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Does anyone know what communication standards are being used to detect camera hardware for use with getUserMedia?

I presume that it's MTP or something like that, although I expect that the implementation is different for each browser/OS, but I've been searching for two days and I can't find any solid information on this.

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2 Answers 2

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I have long time searched for the answer of your question. At first I found this on w3.org WebRTC site:

This document defines a set of ECMAScript APIs in WebIDL to allow media to be sent to and received from another browser or device implementing the appropriate set of real-time protocols. This specification is being developed in conjunction with a protocol specification developed by the IETF RTCWEB group and an API specification to get access to local media devices developed by the Media Capture Task Force.

Then on the site "Media transport and use of RTP" I have found following informations:

5.2.4. Media Stream Identification:

WebRTC endpoints that implement the SDP bundle negotiation extension will use the SDP grouping framework 'mid' attribute to identify media streams. Such endpoints MUST implement the RTP MID header extension described in [I-D.ietf-mmusic-sdp-bundle-negotiation].

This header extension uses the [RFC5285] generic header extension framework, and so needs to be negotiated before it can be used.

12.2.1. Media Source Identification:

Each RTP packet stream is identified by a unique synchronisation source (SSRC) identifier. The SSRC identifier is carried in each of the RTP packets comprising a RTP packet stream, and is also used to identify that stream in the corresponding RTCP reports. The SSRC is chosen as discussed in Section 4.8. The first stage in demultiplexing RTP and RTCP packets received on a single transport layer flow at a WebRTC Endpoint is to separate the RTP packet streams based on their SSRC value; once that is done, additional demultiplexing steps can determine how and where to render the media.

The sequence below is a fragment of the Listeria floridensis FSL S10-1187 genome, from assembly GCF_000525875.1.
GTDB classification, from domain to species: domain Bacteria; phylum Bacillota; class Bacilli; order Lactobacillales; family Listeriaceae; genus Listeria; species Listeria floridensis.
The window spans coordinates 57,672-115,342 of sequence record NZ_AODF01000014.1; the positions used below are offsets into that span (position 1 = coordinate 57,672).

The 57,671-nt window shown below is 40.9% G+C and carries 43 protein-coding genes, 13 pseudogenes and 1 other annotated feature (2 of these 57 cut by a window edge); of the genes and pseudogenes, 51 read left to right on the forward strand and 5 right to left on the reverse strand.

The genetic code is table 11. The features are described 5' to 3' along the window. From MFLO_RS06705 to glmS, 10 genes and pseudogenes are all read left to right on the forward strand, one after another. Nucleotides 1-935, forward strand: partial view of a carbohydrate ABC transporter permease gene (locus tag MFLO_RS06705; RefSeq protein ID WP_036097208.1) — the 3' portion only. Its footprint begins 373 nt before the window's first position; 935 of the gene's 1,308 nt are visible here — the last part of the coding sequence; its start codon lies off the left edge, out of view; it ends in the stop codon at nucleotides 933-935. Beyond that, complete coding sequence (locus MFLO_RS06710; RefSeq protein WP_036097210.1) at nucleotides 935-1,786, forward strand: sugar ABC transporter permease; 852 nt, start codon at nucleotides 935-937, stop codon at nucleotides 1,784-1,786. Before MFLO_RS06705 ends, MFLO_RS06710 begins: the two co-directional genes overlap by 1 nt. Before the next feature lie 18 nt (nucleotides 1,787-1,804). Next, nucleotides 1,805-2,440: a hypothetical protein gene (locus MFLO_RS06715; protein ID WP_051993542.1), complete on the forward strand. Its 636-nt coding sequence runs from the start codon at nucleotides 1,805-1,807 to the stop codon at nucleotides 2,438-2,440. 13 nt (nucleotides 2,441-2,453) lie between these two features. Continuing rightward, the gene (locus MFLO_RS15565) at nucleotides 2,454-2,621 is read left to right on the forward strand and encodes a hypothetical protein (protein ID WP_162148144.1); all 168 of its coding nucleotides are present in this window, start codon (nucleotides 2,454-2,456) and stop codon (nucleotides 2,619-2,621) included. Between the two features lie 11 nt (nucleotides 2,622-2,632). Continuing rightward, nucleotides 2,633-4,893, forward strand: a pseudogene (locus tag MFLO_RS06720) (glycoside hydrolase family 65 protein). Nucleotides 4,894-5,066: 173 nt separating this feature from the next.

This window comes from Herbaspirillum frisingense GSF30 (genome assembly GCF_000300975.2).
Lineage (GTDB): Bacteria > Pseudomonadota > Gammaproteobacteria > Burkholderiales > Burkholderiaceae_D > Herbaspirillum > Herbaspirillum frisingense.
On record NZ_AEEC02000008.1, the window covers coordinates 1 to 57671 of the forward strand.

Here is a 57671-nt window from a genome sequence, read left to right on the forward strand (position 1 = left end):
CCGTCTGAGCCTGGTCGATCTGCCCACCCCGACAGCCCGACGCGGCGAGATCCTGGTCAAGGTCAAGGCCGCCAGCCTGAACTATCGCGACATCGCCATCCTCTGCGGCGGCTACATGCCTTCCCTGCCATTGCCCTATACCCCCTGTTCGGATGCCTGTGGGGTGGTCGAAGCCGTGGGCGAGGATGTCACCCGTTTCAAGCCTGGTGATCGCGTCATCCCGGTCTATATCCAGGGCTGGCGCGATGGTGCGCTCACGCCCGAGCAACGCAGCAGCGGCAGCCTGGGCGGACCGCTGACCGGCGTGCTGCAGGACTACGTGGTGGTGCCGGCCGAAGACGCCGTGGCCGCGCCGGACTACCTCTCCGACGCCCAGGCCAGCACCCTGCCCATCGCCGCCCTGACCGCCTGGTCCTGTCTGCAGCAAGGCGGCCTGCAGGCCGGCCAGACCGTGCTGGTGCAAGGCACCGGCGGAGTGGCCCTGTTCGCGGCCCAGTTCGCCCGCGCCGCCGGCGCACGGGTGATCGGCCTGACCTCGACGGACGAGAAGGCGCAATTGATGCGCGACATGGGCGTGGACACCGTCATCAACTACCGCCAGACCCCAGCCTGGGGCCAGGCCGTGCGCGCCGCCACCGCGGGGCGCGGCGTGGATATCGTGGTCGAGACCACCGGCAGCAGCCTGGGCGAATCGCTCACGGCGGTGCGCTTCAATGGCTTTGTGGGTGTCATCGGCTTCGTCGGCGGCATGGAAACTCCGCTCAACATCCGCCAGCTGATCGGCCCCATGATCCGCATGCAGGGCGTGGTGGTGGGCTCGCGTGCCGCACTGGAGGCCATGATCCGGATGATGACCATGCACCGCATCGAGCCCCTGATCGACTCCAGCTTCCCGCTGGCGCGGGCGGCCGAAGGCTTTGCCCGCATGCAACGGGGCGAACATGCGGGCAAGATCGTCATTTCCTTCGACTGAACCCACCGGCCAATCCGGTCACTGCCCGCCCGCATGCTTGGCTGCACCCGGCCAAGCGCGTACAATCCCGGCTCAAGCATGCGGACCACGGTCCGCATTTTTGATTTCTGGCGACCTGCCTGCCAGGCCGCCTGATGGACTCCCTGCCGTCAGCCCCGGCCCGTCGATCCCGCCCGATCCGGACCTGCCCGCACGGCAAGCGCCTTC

RTP allows a mixer, or other RTP-layer middlebox, to combine encoded streams from multiple media sources to form a new encoded stream from a new media source (the mixer). The RTP packets in that new RTP packet stream can include a Contributing Source (CSRC) list, indicating which original SSRCs contributed to the combined source stream.

As described in Section 4.1, implementations need to support reception of RTP data packets containing a CSRC list and RTCP packets that relate to sources present in the CSRC list. The CSRC list can change on a packet-by-packet basis, depending on the mixing operation being performed.

Knowledge of what media sources contributed to a particular RTP packet can be important if the user interface indicates which participants are active in the session. Changes in the CSRC list included in packets needs to be exposed to the WebRTC application using some API, if the application is to be able to track changes in session participation. It is desirable to map CSRC values back into WebRTC MediaStream identities as they cross this API, to avoid exposing the SSRC/CSRC name space to WebRTC applications.

If the mixer-to-client audio level extension [RFC6465] is being used in the session (see Section 5.2.3), the information in the CSRC list is augmented by audio level information for each contributing source. It is desirable to expose this information to the WebRTC application using some API, after mapping the CSRC values to WebRTC MediaStream identities, so it can be exposed in the user interface.

Perkins, et al. Expires September 18, 2016 [Page 35]

Internet-Draft RTP for WebRTC March 2016

All Transports for WebRTC are listed on this site.

All documents from IETF RTCWEB group you can find on site "Real-Time Communication in WEB-browsers (rtcweb)".


For further information:


My conclusion:

  1. Session Description Protocol (SDP)
  2. Real Time Transport Protocol (RTP) (may be too)
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+100

The webrtc.org library has a set of platform-specific glue modules which can be found here and also in the Chrome tree. On Windows this uses the MediaFoundation APIs (with a fallback to DirectShow), video4linux on Linux and AVFoundation on Mac

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